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J Biol Chem. 2005 Sep 9;280(36):31405-12. Epub 2005 Jun 29.

Conversion of acetaminophen to the bioactive N-acylphenolamine AM404 via fatty acid amide hydrolase-dependent arachidonic acid conjugation in the nervous system.

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  • 1Division of Clinical Chemistry and Pharmacology, Department of Laboratory Medicine, Lund University, SE-221 85 Lund, Sweden.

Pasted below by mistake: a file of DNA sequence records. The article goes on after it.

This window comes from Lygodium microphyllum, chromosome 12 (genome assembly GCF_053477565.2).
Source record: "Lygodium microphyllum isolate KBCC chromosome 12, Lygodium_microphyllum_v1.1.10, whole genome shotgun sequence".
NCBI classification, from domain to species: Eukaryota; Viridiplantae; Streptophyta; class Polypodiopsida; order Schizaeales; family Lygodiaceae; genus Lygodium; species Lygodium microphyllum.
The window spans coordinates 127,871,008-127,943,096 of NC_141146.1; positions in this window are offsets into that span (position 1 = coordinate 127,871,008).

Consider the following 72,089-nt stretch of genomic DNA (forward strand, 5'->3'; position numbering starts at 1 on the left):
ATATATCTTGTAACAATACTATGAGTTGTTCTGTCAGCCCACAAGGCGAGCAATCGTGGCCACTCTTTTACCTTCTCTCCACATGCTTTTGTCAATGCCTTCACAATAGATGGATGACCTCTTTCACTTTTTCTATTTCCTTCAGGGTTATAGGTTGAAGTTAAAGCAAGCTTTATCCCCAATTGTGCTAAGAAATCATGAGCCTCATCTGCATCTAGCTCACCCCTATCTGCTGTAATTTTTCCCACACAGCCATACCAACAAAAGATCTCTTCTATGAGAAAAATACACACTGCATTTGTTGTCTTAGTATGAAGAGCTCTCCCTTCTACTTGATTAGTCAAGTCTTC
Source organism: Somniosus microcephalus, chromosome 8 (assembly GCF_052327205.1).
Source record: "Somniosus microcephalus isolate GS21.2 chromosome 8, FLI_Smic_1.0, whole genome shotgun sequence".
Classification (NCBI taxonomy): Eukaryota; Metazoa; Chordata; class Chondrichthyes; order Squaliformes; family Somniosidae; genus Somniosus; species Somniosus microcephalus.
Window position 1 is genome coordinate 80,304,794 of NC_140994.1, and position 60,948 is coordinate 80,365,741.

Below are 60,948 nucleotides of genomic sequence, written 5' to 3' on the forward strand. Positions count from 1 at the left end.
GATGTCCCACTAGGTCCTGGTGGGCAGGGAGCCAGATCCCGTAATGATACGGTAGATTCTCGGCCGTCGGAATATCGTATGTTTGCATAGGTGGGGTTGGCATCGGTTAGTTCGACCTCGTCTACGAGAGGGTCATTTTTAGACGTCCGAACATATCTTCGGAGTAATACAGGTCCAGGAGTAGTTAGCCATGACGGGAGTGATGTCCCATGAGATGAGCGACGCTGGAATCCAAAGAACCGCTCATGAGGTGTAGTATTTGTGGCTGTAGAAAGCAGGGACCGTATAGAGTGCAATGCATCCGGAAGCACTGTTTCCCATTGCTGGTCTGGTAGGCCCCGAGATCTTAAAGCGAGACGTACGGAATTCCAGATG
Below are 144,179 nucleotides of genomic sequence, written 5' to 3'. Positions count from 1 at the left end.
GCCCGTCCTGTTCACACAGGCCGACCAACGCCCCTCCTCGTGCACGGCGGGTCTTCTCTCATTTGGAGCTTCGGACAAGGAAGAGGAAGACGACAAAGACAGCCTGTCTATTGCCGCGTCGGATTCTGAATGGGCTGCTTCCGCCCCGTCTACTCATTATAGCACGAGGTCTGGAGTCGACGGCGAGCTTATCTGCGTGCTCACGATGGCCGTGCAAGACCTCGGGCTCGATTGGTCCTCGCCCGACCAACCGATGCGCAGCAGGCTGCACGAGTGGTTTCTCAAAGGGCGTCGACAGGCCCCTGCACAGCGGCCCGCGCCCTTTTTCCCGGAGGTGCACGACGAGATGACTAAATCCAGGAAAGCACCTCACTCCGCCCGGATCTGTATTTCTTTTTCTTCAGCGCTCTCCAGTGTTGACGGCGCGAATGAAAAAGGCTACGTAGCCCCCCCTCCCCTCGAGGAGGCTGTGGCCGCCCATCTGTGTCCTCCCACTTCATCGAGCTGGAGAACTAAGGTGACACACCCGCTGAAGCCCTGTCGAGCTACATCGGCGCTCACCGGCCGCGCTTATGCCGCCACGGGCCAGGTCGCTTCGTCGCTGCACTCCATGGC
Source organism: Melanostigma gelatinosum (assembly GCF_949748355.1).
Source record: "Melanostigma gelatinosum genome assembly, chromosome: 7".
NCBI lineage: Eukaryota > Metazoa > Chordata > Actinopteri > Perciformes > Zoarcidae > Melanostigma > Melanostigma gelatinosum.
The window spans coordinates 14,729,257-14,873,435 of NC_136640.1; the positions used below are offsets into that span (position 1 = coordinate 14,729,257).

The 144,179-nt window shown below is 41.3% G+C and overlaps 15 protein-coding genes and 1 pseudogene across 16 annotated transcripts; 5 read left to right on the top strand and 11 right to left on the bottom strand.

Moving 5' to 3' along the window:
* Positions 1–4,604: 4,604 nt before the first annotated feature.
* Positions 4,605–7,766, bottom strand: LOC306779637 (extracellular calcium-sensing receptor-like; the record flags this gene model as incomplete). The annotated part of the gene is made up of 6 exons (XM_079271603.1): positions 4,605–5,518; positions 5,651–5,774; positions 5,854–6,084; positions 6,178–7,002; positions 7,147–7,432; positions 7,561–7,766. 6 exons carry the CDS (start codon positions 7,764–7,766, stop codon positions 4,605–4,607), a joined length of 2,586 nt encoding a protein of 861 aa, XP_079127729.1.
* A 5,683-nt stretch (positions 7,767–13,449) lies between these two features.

Acetaminophen (paracetamol) is a popular domestic analgesic and antipyretic agent with a weak anti-inflammatory action and a low incidence of adverse effects as compared with aspirin and other non-steroidal anti-inflammatory drugs. Here we show that acetaminophen, following deacetylation to its primary amine, is conjugated with arachidonic acid in the brain and the spinal cord to form the potent TRPV1 agonist N-arachidonoylphenolamine (AM404). This conjugation is absent in mice lacking the enzyme fatty acid amide hydrolase. AM404 also inhibits purified cyclooxygenase (COX)-1 and COX-2 and prostaglandin synthesis in lipopolysaccharide-stimulated RAW264.7 macrophages. This novel metabolite of acetaminophen also acts on the endogenous cannabinoid system, which, together with TRPV1 and COX, is present in the pain and thermoregulatory pathways. These findings identify fatty acid conjugation as a novel pathway for drug metabolism and provide a molecular mechanism for the occurrence of the analgesic N-acylphenolamine AM404 in the nervous system following treatment with acetaminophen.

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